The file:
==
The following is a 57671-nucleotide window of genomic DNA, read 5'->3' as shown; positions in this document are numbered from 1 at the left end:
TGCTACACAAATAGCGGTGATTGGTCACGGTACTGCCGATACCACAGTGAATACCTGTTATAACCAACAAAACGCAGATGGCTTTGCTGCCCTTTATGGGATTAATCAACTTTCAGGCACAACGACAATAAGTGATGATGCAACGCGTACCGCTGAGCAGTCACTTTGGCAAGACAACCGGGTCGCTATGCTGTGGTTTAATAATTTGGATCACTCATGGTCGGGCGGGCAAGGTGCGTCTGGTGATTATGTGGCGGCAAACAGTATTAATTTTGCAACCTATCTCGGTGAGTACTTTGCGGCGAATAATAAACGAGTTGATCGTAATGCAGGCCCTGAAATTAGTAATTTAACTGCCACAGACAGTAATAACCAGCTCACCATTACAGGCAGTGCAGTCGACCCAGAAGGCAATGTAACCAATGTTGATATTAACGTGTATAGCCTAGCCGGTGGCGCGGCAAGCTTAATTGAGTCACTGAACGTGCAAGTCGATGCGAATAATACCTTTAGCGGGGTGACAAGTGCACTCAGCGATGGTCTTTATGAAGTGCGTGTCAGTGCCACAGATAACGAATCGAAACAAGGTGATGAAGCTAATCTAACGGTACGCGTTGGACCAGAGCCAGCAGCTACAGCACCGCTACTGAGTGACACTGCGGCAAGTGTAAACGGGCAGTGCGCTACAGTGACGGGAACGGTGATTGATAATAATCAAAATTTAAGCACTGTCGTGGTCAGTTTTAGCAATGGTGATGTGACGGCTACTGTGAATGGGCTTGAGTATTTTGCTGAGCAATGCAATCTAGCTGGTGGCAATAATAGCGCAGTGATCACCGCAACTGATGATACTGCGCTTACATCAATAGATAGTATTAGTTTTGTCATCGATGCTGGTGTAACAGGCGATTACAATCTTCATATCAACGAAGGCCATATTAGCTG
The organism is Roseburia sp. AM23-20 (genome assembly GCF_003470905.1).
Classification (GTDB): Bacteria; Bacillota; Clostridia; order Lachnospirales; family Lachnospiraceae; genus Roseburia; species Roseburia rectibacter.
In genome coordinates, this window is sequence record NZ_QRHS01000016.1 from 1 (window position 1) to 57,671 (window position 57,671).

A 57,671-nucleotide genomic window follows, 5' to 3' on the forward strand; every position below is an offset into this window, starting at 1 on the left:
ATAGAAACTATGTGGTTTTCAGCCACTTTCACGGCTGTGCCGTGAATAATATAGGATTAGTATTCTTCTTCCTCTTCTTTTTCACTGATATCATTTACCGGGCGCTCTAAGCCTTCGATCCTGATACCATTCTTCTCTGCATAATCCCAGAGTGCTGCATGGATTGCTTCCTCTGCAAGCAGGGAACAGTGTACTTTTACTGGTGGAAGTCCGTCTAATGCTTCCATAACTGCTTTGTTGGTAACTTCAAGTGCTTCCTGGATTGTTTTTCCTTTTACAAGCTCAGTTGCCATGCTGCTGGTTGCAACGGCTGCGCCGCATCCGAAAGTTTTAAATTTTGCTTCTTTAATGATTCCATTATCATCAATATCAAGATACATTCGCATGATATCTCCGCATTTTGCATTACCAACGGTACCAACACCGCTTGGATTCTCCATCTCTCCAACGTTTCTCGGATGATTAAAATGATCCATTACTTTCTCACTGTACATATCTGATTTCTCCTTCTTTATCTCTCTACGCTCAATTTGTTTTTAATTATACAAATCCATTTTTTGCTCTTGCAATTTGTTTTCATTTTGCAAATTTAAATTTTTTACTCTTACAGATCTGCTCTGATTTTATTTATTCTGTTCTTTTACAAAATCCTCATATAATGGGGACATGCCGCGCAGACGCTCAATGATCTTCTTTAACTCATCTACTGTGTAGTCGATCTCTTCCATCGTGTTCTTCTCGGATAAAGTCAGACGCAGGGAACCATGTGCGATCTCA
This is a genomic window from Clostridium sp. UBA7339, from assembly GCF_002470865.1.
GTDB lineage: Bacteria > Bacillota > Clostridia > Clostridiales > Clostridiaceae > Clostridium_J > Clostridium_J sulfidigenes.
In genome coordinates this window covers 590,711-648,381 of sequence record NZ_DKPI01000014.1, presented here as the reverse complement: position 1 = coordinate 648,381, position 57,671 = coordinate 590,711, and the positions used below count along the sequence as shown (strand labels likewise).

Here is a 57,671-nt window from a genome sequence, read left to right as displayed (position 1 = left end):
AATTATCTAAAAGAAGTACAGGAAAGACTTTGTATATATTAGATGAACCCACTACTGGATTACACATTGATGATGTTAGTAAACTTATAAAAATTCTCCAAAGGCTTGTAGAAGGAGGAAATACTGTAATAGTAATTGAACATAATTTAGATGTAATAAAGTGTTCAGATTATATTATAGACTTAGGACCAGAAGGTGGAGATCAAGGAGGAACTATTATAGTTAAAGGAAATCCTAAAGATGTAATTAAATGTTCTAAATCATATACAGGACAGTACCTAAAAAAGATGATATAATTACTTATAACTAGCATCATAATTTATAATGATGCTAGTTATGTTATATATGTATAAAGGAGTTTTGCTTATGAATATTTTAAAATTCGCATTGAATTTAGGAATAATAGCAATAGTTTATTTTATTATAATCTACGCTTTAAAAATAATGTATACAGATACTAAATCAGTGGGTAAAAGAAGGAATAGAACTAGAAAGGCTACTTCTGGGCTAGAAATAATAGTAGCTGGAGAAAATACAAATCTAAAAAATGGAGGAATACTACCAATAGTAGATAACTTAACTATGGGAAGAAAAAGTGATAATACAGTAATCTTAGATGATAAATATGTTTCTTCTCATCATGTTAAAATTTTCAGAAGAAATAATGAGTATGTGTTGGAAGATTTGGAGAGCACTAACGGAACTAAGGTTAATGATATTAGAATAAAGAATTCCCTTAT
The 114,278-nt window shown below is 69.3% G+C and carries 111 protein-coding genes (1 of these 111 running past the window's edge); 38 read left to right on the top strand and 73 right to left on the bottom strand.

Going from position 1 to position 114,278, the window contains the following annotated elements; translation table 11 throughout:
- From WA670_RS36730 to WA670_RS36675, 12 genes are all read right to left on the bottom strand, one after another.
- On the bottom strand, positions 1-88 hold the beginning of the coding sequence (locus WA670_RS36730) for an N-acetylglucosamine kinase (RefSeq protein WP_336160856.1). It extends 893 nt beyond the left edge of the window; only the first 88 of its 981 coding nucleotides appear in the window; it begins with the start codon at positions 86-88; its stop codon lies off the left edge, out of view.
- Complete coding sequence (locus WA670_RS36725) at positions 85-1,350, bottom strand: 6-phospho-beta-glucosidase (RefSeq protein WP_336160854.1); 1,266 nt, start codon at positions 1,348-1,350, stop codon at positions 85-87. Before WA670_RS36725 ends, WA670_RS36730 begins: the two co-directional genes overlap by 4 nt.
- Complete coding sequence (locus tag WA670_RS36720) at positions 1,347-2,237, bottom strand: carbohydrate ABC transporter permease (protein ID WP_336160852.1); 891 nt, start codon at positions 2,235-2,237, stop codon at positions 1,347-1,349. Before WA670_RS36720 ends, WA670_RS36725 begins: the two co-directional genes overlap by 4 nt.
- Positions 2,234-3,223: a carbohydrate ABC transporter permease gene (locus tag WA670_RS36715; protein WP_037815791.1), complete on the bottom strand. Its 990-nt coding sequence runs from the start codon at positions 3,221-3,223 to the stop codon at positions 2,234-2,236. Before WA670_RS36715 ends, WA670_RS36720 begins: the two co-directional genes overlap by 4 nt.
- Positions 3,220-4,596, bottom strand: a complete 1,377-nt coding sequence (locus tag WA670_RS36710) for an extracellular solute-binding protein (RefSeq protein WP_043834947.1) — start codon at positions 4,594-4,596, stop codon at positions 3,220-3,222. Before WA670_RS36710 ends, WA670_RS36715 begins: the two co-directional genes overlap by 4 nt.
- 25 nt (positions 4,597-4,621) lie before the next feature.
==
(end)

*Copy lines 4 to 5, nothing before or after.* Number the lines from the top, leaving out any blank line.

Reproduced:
Classification (GTDB): Bacteria; Bacillota; Clostridia; order Lachnospirales; family Lachnospiraceae; genus Roseburia; species Roseburia rectibacter.
In genome coordinates, this window is sequence record NZ_QRHS01000016.1 from 1 (window position 1) to 57,671 (window position 57,671).